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**Ramon Marimon Universitat Pompeu Fabra & CREi Barcelona, April 1, 2005**

Discussion of “Benefits from U.S. Monetary Policy Experimentation in the Days of Samuelson and Solow and Lucas” Timothy Cogley Riccardo Colacito Thomas J. Sargent Ramon Marimon Universitat Pompeu Fabra & CREi Barcelona, April 1, 2005

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25+ years later

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Sims dixit (p.24): “…if there is uncertainty about the structure of the economy, then even with a fixed policy objective function, widely understood, the form of the dependence of policy on observed history will shift over time as more is learned about (or opinions shift about) the structure of the economy. One could continually re-estimate the structure and, each period, re-announce an explicit relation of policy variables to history.”

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**Tom Sargent’s the U.S. Inflation” follows this dictum**

work on “The Conquest of the U.S. Inflation” Princeton, 1999 & with Tim Cogley Review of Economic Dynamics (forth.) follows this dictum

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**e.g., in Cogley and Sargent**

3 competing models are ‘continuously reestimated’ and relative weights assigned for a (Bayesian) composite model to ‘explain’ data and Fed choices...

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but Sims adds: “However it is simpler to announce the stable objective function once and then each period solve only for this period’s policy variables values instead of computing a complete policy reaction function. This is done by making conditional projections from the best existing reduced form model, and picking the best looking projected future time path.” (WP p.24)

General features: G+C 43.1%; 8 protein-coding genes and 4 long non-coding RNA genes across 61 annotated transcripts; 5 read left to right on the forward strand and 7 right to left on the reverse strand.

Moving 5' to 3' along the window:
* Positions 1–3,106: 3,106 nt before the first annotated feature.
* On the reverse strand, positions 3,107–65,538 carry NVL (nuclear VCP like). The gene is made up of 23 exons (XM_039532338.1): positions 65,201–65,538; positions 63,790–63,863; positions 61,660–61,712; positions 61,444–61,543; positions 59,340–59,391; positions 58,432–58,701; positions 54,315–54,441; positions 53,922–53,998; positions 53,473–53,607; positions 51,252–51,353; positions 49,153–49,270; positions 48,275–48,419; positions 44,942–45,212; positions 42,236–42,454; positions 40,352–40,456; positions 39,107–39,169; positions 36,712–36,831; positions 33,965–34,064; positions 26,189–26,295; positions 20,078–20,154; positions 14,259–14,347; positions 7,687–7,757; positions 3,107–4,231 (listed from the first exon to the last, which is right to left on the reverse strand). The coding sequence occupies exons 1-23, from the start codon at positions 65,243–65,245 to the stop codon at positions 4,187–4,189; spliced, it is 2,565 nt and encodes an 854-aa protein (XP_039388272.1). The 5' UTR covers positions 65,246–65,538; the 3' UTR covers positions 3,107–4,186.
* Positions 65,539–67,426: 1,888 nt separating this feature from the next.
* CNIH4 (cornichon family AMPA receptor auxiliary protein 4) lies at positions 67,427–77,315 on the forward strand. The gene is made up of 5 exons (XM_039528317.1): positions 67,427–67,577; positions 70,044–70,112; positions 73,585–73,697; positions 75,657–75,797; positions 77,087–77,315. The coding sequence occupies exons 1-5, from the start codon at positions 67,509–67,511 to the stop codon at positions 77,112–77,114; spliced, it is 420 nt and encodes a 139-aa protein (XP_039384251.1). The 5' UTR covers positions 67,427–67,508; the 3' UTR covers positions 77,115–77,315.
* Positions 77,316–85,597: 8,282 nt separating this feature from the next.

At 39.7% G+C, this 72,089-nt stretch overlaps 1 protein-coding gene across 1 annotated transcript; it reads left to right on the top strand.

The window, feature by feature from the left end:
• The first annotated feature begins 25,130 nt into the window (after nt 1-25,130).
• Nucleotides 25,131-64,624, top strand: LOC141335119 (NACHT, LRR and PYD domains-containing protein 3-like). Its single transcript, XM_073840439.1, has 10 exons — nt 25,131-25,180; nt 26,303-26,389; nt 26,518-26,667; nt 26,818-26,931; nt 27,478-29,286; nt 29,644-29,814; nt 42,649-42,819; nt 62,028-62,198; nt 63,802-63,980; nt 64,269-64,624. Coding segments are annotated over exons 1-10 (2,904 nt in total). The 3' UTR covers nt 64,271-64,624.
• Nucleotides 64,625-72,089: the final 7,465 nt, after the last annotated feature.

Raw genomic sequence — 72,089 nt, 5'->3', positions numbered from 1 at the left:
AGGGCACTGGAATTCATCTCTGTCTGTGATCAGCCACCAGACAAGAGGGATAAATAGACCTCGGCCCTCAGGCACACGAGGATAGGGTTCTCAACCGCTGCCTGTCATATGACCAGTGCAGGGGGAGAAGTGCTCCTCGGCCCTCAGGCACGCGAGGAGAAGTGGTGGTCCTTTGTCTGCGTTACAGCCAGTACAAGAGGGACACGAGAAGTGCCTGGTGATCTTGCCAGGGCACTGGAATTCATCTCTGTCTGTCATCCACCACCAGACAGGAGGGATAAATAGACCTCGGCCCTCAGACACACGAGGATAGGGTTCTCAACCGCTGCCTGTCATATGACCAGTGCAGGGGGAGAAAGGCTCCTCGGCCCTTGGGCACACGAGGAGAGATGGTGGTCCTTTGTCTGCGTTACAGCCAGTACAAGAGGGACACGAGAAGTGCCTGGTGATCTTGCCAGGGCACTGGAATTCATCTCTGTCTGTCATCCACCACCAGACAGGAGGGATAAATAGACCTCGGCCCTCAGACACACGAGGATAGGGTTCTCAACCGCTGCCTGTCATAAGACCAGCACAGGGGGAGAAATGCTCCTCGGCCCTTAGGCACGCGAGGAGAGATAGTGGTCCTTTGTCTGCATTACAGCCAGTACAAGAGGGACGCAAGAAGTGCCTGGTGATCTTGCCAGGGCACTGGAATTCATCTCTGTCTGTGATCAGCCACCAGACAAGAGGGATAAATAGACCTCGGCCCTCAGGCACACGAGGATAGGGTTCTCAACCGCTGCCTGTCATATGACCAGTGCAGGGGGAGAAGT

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**Cogley, Colacito & Sargent (2005) follows this second dictum**

With two models that ‘fit historical data equally well’ ( ):

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**recognizing what Sims said:**

“Empirical macro-economists sometimes express frustration at the limited amount of information in economic time series, and it does not infrequently turn out that models reflecting rather different behavioral hypothesis fit the data equally well.” (p.26)

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**In a world that differs from ‘Conquest’ and others**

There is no uncertainty over the specific models, only about (the weight on SS) Therefore, models are not updated, only and the corresponding decision Private agents and monetary authority share same beliefs There is no Kydland & Prescott’ time-inconsistency Expected inflation in estimations: regressing inflation on ‘a constant along with one lag of inflation and unemployment’ (so much for Lucas model!) ...in the ‘Days of Samuelson and Solow and Lucas’ (1963?)

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**...in the old ‘Days of Samuelson and Solow and Lucas’**